Everyone, it seems, has a basis for hatred.
Just listen to the loathing for other Jews, or observe the violence, disrespect, legal maneuvering and self-righteous judgments surrounding prayer rights at the Kotel. Skip the articles: read the comments. In them you’ll find the true meaning of sinat chinam, what’s poorly translated as “baseless hatred.”
The rabbis tell us (Yoma 9b) that sinat chinam, Jew against Jew, is the reason the Second Temple was destroyed, the reason we lost Jerusalem and the reason we lost our homeland.
But don’t I have basis to hate the ultra-Orthodox man who stomped on my stomach at the Kotel? Or the men and women who spit at other Jews there? Isn’t that reason enough to hate them?
From the perspective of liberal Jews, it’s understandable that being harassed and brutalized at the Kotel is a source of fear, anger and hatred. From the perspective of the ultra-Orthodox, isn’t just as understandable that those who violate their version of Halacha at the Kotel are a source of fear, anger and even hatred?
Everyone has a basis for hatred. We must be getting something wrong.
A friend recently shared a teaching of Rabbi Daniel Hershkowitz on sinat chinam. Hershkowitz explained the concept through the word chinam. Chinam means ‘free;’ better yet, ‘without charge’ or ‘without cost.’
Sinat chinam is hatred without understanding the underlying price, without understanding that it blackens our own hearts.We’re not destroyed by our disagreements on how to serve God; it’s turning those disagreements into a justification for hatred that ruins our people.
Sinat chinam is the belief that you can hate and get away scot-free.
No such thing exists, the rabbis tell us. Disagree with each other; arguing builds Torah. Exploring yields insight. Hatred has a cost. It’s existential, to our individual souls and our claim to the land.
Look at the comments on two Times of Israel essays on fasting for Tisha b’Av, one by Rabbi Yosief Bloch on why he’s fasting and one by Rabbi Elyse Goldstein on why she’s not. For most of the article he attempts to dismantle Rabbi Goldstein’s views. It’s a dismissal. Legitimate concerns and observations are discarded, the person dismissed along with her insights.
I have questions about Rabbi Goldstein’s essay, as well. She seems too quick to set aside efforts to redefine the meaning of the fast.
Be clear: the essays are tangential to the point; the comments on both make the point. One comment after the next attacks Rabbi Goldstein.
Unbridled hatred of liberal Jews yet again shows its ugly face. Yes, there’s anger among some liberal Jews directed at the Orthodox. I oppose it. The dramatic imbalance says it all. Witness a stunning and overwhelming vehemence from those who claim a more righteous path.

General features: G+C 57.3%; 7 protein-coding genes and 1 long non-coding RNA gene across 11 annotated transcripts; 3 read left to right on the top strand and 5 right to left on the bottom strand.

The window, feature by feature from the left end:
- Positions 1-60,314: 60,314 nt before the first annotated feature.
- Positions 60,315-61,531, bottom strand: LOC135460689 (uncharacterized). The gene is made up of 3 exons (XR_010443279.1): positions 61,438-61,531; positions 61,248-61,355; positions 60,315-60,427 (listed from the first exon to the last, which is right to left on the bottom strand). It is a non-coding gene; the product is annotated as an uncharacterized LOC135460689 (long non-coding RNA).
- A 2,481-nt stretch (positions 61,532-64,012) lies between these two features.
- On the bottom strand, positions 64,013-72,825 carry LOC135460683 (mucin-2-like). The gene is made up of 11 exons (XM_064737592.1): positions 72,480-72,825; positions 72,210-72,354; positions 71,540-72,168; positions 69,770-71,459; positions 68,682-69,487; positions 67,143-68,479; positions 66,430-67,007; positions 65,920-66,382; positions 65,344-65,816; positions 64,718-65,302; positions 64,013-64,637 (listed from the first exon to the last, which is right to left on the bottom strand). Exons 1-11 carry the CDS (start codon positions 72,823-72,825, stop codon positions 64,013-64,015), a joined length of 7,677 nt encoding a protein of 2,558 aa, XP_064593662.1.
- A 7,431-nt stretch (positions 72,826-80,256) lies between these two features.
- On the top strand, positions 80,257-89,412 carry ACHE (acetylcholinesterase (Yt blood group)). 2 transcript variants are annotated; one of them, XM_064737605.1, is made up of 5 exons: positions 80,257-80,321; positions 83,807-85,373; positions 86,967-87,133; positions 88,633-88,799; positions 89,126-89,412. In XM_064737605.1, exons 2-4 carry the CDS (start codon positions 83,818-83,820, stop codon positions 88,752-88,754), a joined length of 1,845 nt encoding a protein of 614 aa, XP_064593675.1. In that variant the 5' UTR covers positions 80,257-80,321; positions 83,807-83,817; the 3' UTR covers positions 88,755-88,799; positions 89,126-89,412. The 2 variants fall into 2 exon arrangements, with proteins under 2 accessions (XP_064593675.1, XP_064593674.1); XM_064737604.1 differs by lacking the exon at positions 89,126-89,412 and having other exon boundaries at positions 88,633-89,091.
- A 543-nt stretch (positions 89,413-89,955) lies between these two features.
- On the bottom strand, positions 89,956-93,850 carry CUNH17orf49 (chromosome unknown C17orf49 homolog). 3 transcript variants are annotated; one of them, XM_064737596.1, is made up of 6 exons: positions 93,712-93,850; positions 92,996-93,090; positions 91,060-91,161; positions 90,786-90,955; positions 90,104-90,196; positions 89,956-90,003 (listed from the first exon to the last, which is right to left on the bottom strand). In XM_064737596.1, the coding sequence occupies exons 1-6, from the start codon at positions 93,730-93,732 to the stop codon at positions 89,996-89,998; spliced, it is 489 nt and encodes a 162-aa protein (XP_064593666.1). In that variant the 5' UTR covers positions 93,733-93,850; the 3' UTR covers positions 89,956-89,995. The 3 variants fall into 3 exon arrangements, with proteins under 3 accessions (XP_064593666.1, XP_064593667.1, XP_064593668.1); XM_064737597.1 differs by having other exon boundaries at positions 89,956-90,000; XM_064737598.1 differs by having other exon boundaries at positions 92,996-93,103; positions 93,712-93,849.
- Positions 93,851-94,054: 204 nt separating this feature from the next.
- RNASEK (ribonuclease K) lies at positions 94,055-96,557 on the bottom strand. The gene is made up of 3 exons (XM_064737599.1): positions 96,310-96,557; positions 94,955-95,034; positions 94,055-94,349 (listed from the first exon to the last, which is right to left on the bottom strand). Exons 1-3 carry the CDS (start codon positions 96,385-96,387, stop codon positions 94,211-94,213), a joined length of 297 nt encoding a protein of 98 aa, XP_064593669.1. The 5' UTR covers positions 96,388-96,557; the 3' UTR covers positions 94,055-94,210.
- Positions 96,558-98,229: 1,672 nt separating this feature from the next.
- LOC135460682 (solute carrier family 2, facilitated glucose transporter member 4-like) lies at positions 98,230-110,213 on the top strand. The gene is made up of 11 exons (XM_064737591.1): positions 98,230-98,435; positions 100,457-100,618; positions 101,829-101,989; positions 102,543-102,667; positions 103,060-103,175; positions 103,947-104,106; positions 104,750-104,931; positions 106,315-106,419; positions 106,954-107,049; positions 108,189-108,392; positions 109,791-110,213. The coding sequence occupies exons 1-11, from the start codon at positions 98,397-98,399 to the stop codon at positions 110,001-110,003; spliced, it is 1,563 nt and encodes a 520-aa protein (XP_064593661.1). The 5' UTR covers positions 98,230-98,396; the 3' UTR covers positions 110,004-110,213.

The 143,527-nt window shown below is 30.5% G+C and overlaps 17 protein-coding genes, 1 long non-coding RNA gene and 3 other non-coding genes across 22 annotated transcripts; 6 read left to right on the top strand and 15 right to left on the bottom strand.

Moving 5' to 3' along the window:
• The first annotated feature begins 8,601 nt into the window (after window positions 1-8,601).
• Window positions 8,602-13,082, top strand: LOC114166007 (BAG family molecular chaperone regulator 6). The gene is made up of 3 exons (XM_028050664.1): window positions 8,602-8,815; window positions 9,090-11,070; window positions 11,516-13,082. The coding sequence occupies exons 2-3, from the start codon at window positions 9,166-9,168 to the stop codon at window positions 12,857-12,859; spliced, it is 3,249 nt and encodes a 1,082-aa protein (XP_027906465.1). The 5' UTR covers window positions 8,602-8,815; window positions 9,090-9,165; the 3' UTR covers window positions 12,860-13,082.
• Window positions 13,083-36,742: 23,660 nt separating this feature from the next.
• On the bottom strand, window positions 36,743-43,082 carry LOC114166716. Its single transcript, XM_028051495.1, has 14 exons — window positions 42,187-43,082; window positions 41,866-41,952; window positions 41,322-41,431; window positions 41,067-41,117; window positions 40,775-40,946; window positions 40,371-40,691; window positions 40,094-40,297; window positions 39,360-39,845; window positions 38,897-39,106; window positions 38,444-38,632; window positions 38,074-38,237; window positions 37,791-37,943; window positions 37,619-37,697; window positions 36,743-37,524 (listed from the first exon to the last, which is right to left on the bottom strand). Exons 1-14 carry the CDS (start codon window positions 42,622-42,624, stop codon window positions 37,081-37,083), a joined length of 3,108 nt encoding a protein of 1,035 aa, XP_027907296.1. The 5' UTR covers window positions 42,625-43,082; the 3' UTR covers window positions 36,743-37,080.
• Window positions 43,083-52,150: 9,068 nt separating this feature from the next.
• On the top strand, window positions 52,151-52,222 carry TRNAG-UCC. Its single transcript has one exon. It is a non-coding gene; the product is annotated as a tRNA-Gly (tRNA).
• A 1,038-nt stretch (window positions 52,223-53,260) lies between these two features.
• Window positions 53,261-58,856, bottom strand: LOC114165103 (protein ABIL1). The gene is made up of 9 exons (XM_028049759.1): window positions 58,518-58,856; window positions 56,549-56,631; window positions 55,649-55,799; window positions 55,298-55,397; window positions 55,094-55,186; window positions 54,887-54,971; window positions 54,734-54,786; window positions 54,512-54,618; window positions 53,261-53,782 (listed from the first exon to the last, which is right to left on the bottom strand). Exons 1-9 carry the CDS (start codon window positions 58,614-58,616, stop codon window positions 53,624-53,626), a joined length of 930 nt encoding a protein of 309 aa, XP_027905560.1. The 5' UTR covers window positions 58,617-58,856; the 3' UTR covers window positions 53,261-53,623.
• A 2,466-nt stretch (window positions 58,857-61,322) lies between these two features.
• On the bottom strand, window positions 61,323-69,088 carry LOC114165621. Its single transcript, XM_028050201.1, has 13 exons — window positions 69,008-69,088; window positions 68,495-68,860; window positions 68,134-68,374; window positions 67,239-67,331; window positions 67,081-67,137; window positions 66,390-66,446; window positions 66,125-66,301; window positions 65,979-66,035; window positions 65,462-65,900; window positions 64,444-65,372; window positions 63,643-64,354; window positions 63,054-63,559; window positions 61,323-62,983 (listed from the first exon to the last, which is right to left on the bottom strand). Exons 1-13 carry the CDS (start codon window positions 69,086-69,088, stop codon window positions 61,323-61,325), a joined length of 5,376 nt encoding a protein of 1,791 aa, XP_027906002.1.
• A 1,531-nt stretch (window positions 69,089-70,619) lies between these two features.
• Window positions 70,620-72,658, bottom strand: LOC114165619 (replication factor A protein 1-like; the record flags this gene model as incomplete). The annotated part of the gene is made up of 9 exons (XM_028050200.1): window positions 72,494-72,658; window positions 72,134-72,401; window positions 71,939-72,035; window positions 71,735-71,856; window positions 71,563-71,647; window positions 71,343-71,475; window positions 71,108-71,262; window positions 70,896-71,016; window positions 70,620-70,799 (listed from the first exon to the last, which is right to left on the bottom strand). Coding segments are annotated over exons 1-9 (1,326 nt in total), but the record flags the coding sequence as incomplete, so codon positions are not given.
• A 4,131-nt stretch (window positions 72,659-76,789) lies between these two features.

We have a choice: to look for the truth in each other’s words or to look for the falseness in them. To look for what we can learn from each other or to look for what we can reject. To look for what we can accept or to look for what we can dismiss.
“If we were destroyed, and the world with us, due to baseless hatred, then we shall rebuild ourselves, and the world with us, with baseless love, ahavat chinam,” wrote Rav Kook in Orot HaKodesh.
“Baseless love” is just as imprecise as “baseless hatred.”
Ahavat chinam – love without extracting a price – is the practice of giving love when none is earned, none deserved. Where is the ahavat chinam, Jew for Jew, in the nasty comments and ugly behavior?
Hatred has a price.
You who hate so freely, is this the fast that God requires?
Perhaps we’re mourning for our two-thousand-year failure to practice ahavat chinam.
Jew against Jew
Oh my people,
What has happened to your heart?
What has happened to your vision?
And what has happened to your wisdom?
And what has happened to your love for one another?
The seeds of disrespect and misunderstanding have taken root,
Yielding fear and anger,
Condemnation and recrimination,
A rising hatred of Jew against Jew
That threatens to consume us.
Sinat chinam has attacked the soul of our people.
G-d of our fathers and mothers,
Grant us a new wisdom and a new vision
To see beauty and holiness
In all of the tents of Israel.
Guide us back to each other
With reverence and understanding.
Renew our days with love.
Then, G-d of Old, we will build
A temple of song to your Holy Name,
Resounding from heart to heart,
From soul to soul,
From generation to generation,
The whole House of Israel.
Blessed are You, Adonai our G-d,
You delight in Your people’s love.